Mountaineers defeat TCU
MORGANTOWN – It came against Big 12 basement-dweller TCU, but it could have come against the 2006 New Jersey Institute of Technology team and it wouldn’t have felt any different.
Having not won a game since Jan. 9 and mired in a three-game losing streak, West Virginia got a career-high 19 points from freshman Eron Harris and 11 points and eight rebounds from the recently whispery Deniz Kilicli in a 71-50 victory against the Horned Frogs on Wednesday night at the Coliseum.
“That was our main thing in practice all week,” guard Terry Henderson said. “We have to win this game. If we don’t win this game, it’s going to be bad, like really, really bad.”
Still, it wasn’t enough to make Mountaineers coach Bob Huggins happy. He was a little smiley after a first half in which West Virginia (9-9 overall, 2-4 Big 12) completely took TCU out of its offense and forced 10 turnovers while building up a lead that once reached 15.
“In the second half, we stopped guarding, which has been kind of what we do,” said Huggins, who tied Don Haskins for 19th place on the all-time winningest coach list at 719. “We scored a lot of points off our defense in the first half and scored very little off our defense in the second half.”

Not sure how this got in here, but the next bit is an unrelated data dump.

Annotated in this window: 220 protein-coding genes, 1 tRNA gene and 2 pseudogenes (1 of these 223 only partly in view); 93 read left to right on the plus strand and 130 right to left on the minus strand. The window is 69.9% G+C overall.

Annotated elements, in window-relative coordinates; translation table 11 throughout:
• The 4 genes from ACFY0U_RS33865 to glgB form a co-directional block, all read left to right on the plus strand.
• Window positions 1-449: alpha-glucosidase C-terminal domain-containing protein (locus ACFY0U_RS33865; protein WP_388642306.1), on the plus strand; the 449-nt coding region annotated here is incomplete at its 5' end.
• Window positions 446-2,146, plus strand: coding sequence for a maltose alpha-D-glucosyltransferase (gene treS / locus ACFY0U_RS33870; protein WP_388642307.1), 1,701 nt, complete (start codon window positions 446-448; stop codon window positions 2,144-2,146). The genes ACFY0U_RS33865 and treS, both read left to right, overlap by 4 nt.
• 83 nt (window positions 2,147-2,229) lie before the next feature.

Still, unlike past games, the Mountaineers, who led by 13 at halftime, didn’t led their foes get back in it.
TCU got it to 11 at 55-44 with 7:26 left before West Virginia went on an 8-0 run during the better part of the next four minutes. It never dipped under double figures.
“Usually when we had those leads and teams come back, we stopped being aggressive,” Henderson said. “Making turnovers and not playing as hard. All of that has to stop. I think we stopped it (Tuesday night).”
Harris’ contribution extended beyond the points. He filled the box score with three rebounds, two assists, made 7 of 10 free throws and was 2 of 3 on 3-pointers while playing a team-best 27 minutes.
“He was being aggressive, making shots,” WVU guard Jabarie Hinds said. “Driving the ball, drawing fouls, just making himself known he’s on the court. That’s something he needs to keep up.”
The loss was the sixth in a row for TCU (9-10, 0-6), all in league play.
This is a program that finished fifth with a .500 record in the Mountain West Conference a season ago and is having a tougher time adjusting to the Big 12 than the Mountaineers are.
“Our deficiencies as a basketball team reared their ugly head again,” TCU coach Trent Johnson said.
The Mountaineers weren’t too worried about that.
“It’s definitely good to get rid of the losing streak,” Hinds said. “To get on a roll, you have to start with one. Hopefully we can make something happen from here on out.”
That will be news, considering the Mountaineers’ next two games are at Oklahoma State on Saturday, then back at home Monday night against what figures to be the No. 1 team in the country in Kansas.
Hinds also reached double figures with 10 points.